The UK’s resource policy has been driven by legislation on municipal waste and landfill rather than resource efficiency, which has led to a “somewhat piecemeal and short-lived policy focus”, according to the UK manufacturers’ organisation, EEF.
In a report EEF criticised the UK’s policy focus on “legislation on municipal waste, in particular targets to shift biodegradable waste away from landfills, landfill restrictions of particular waste streams as well as measures to offset rising landfill taxes” instead of longer-term resource efficiency policies.
EEF added work in the UK to encourage innovation in resource security had been “under-resourced and piecemeal”.
The report, Materials for Manufacturing: Safeguarding Supply, makes a number of recommendations to improve the UK’s resource security, including establishing a dedicated resources policy office within the Department for Business, Innovation and Skills (BIS).
It also suggests regularly reviewing material supply risks, improving waste data and providing stronger incentives for resource efficiency.
According to EEF, around 40% of manufacturers’ costs are material costs, which are rising along with an increasing demand for commodities. This, alongside volatile commodity prices and an over-reliance on China for strategic supplies, is threatening the UK’s resource security, the report argues.
But, while other manufacturing countries such as the USA, Germany, Japan and South Korea are putting strategies in place to shield their economies from resource risks, the UK is “vulnerable” and “in danger of being left behind”.
The report states: “The UK’s innovation response, in comparison, has been under-resourced and piecemeal. Government support for innovation already does much to support innovative manufacturers but would benefit from being more strategic, with a stable and clearer prioritisation framework, with the aim of driving long-term economic growth.”
As a result, the EEF recommends the UK government works collaboratively with national and international stakeholders to set innovation priorities on resource security, efficiency and recovery.
To lead on resource security policy, EEF urges government to set up an Office of Resource Management (ORM) within BIS.
This, EEF explains, would be a dedicated team of experts designed to “drive a coherent vision and policy response to resource security” which should lead on updating the Resource Security Action Plan (RSAP) to “inform policy making and direction across government”.
EEF’s recommendation follows the government’s announcement of plans to give a “championing role” for waste and the bio-economy to the BIS minister for business and energy in response to a House of Lords select committee report.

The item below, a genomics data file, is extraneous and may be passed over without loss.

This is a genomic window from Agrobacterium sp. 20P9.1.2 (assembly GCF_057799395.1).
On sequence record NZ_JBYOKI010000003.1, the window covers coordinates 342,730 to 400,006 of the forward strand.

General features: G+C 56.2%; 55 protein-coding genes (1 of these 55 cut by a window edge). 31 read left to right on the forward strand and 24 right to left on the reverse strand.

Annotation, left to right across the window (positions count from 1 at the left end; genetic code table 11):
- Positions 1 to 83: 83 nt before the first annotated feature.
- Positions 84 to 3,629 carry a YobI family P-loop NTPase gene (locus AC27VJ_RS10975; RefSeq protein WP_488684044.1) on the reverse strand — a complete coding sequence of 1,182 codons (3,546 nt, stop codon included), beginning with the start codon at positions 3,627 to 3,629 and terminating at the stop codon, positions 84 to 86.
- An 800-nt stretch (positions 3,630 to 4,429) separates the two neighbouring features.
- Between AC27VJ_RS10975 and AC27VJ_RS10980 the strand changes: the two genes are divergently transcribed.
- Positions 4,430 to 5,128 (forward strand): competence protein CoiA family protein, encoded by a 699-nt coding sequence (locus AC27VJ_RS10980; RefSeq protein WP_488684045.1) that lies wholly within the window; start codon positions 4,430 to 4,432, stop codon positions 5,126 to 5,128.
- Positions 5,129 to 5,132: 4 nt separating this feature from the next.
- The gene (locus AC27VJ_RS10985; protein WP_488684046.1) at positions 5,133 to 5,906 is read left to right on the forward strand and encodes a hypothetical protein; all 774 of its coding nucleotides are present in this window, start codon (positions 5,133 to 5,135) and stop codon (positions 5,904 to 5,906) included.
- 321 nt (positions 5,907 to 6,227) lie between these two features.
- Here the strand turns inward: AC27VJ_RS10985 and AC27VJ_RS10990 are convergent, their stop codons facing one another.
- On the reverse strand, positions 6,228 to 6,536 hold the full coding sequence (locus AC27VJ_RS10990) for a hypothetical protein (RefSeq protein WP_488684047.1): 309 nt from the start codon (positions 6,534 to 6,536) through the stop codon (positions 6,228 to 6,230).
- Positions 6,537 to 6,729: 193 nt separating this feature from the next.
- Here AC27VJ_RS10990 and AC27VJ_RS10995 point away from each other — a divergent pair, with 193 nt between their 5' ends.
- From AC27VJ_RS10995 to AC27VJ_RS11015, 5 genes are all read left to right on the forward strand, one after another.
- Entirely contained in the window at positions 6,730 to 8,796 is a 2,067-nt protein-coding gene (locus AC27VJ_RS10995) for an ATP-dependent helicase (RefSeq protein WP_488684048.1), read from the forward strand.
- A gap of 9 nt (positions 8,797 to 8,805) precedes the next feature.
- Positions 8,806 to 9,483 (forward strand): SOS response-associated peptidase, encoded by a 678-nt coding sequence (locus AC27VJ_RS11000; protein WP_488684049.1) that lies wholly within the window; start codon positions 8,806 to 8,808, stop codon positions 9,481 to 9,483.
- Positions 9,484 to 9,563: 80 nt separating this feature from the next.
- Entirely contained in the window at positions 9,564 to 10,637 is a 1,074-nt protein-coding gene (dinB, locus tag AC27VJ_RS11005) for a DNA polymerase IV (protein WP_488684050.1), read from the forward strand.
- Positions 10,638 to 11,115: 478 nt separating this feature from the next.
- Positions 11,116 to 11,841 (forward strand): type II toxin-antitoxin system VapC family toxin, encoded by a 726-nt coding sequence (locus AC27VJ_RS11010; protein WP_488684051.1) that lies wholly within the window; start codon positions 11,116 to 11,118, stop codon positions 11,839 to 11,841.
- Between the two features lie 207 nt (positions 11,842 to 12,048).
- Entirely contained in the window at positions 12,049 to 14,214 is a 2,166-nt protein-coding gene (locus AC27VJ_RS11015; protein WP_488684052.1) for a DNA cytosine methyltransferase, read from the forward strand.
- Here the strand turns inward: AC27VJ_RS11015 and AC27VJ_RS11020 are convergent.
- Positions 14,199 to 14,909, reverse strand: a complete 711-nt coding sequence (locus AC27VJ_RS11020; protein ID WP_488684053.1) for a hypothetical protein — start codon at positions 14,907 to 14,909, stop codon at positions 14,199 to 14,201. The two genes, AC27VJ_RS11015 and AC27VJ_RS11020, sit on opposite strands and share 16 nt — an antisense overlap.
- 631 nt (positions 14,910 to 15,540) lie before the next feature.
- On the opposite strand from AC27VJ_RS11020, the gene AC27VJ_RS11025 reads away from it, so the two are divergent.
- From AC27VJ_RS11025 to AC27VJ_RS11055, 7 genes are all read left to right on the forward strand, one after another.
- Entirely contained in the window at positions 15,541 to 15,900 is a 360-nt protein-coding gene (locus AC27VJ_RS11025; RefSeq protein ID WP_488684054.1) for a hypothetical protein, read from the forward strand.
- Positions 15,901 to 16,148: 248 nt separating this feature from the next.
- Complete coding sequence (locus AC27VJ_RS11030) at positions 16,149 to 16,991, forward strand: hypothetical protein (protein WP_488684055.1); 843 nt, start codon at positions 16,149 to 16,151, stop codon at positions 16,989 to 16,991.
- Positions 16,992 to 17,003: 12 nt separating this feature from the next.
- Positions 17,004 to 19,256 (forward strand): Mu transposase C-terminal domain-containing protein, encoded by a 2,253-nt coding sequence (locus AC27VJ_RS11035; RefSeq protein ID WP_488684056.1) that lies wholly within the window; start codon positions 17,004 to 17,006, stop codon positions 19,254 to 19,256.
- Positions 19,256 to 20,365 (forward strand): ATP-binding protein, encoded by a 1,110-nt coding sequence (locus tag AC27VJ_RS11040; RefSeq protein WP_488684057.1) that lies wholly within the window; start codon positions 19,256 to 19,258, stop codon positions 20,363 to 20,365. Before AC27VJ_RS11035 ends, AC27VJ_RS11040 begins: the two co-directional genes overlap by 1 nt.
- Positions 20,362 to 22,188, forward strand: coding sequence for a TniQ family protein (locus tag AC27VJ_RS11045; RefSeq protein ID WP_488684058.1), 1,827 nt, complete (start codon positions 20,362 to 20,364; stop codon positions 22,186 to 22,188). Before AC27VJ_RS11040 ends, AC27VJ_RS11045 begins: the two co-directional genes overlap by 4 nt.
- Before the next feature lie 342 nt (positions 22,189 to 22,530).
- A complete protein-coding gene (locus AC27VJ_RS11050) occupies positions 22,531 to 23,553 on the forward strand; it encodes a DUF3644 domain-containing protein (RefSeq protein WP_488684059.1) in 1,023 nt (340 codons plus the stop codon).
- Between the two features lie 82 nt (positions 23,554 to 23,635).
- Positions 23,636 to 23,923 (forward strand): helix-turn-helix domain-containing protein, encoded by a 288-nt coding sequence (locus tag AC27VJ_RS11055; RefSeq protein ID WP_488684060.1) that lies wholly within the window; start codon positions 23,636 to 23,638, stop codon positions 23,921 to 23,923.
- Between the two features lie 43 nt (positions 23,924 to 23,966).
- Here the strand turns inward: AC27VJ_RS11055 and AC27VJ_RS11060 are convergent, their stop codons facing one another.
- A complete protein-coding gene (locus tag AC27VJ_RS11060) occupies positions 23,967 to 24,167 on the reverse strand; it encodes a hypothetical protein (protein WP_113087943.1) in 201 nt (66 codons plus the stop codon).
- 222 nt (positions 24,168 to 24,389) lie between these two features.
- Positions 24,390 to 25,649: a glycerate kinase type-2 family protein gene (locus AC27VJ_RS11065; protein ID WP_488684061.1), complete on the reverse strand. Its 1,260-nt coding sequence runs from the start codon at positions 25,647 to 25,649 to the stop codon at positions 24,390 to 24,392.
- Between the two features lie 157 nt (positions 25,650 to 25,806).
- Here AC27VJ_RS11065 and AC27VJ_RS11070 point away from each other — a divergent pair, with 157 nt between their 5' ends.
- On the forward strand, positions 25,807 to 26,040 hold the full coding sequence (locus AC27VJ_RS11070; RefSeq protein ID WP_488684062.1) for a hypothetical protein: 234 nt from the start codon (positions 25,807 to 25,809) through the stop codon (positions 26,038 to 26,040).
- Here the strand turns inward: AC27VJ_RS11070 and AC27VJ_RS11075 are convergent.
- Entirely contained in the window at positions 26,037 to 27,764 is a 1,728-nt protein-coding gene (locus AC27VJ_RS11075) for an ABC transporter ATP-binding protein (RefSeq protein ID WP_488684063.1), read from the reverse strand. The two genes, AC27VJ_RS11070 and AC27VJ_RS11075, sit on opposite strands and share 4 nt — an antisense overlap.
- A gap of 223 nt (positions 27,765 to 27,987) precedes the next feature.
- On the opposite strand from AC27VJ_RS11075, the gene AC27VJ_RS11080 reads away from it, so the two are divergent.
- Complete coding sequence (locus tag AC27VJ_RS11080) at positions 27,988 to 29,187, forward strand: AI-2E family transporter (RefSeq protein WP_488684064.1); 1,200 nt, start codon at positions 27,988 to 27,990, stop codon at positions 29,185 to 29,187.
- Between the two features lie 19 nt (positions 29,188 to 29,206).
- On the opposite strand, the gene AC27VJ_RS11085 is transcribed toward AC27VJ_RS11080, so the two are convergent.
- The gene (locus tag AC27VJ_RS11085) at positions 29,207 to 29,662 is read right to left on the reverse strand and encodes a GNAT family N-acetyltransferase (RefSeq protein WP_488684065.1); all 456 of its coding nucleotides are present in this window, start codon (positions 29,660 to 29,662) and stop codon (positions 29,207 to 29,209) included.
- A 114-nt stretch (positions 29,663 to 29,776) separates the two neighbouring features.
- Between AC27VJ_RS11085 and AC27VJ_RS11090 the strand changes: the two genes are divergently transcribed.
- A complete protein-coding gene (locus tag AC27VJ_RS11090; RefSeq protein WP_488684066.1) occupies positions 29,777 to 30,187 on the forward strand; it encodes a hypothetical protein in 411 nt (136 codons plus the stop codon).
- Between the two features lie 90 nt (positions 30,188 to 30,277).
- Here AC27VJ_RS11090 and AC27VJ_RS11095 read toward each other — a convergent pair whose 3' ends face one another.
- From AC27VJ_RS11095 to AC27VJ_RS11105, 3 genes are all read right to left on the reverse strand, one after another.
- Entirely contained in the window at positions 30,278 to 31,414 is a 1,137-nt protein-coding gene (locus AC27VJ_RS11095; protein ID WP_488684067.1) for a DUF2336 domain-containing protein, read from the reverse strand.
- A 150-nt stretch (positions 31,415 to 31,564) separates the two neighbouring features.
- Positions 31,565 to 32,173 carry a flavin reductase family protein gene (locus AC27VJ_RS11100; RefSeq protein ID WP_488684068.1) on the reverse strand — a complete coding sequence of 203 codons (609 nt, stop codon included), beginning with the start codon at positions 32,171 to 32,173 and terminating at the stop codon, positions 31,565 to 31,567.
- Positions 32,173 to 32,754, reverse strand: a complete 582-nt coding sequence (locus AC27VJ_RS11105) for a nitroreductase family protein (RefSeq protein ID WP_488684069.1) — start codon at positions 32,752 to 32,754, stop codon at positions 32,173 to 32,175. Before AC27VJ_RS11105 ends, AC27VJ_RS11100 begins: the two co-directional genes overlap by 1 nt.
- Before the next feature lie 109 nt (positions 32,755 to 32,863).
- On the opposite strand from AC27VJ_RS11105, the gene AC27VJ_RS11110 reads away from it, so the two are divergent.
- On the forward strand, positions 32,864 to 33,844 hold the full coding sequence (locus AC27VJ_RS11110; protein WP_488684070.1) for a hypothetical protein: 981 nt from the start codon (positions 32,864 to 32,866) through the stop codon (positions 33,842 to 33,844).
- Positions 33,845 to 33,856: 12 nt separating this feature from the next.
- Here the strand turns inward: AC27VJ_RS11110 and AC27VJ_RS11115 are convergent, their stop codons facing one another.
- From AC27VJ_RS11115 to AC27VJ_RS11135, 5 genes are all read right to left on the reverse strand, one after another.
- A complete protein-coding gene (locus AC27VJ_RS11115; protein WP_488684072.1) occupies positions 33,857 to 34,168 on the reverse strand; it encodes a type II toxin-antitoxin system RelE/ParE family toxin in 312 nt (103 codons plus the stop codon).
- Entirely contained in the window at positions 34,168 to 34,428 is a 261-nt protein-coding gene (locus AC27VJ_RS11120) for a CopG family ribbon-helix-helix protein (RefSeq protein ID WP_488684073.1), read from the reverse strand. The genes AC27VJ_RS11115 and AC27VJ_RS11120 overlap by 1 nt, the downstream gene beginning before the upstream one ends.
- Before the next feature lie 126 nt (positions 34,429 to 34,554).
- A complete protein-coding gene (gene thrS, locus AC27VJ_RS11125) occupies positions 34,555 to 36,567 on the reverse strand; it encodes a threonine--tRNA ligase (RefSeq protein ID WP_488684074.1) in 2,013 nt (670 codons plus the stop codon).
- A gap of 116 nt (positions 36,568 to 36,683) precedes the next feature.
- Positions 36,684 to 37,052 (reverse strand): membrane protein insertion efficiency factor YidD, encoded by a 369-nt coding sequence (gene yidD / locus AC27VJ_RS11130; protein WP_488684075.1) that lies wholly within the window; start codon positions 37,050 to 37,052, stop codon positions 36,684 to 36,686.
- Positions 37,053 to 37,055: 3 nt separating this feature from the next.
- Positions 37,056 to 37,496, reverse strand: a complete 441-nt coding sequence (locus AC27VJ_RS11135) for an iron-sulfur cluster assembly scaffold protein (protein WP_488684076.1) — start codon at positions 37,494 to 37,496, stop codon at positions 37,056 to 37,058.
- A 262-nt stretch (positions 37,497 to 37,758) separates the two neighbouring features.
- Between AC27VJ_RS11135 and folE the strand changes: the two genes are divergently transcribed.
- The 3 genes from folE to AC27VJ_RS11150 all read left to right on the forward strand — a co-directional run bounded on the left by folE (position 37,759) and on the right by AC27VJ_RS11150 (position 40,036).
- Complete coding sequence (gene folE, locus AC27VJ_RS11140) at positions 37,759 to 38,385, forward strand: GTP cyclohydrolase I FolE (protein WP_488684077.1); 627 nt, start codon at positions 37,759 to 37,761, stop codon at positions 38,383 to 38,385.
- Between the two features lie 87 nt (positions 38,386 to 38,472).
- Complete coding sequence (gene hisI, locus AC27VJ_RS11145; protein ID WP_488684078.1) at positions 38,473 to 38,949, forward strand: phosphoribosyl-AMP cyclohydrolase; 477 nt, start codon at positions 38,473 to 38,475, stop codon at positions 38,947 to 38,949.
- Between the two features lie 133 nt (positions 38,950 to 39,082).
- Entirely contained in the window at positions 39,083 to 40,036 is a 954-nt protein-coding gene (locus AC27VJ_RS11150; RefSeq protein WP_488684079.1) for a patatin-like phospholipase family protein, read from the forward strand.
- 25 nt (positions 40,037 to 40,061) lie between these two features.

However, EEF adds Defra still has a “key role” to play in preventing waste crime, minimising environmental risks from the waste industry and addressing barriers to waste prevention through the Waste Prevention Programme.
To help the Office of Resource Management’s work, EEF also wants stronger data on UK waste and resources as well as increased monitoring of supply risks. As such, the organisation supports carrying out another review similar to the 2006 “Stern review” on the economics of climate change.
Other measures supported by EEF include: incentivising resource efficient plant and machinery through tax breaks; conducting a resource efficiency red tape review; and developing a nationwide code for local authorities on waste collection to help manufacturers design for recyclability.
Commenting on the report, senior policy advisor at EEF, Susanne Baker, said: “As we approach the end of an economic era we cannot afford to be left under-prepared and over-exposed. Manufacturers have sounded the alarm about the growing risks to material supply and others are now taking up the clarion call. But while competitor nations are already taking evasive action, our government is in danger of burying its head in the sand.”
Shadow Environment minister, Barry Gardiner MP, also backed the recommendations in the EEF report and asserted a future Labour government would carry out a review of resource security risks.
“The manufacturers association is right to label the government’s approach to resource security directionless and ineffective. America, Germany, South Korea all have strategies to shield their economies from resource risk, but despite our increasing exposure to these risks the Tory-led government has no strategy.”
“It’s clear we need a vision for a more resource efficient and secure economy which creates jobs and growth,” Gardiner added.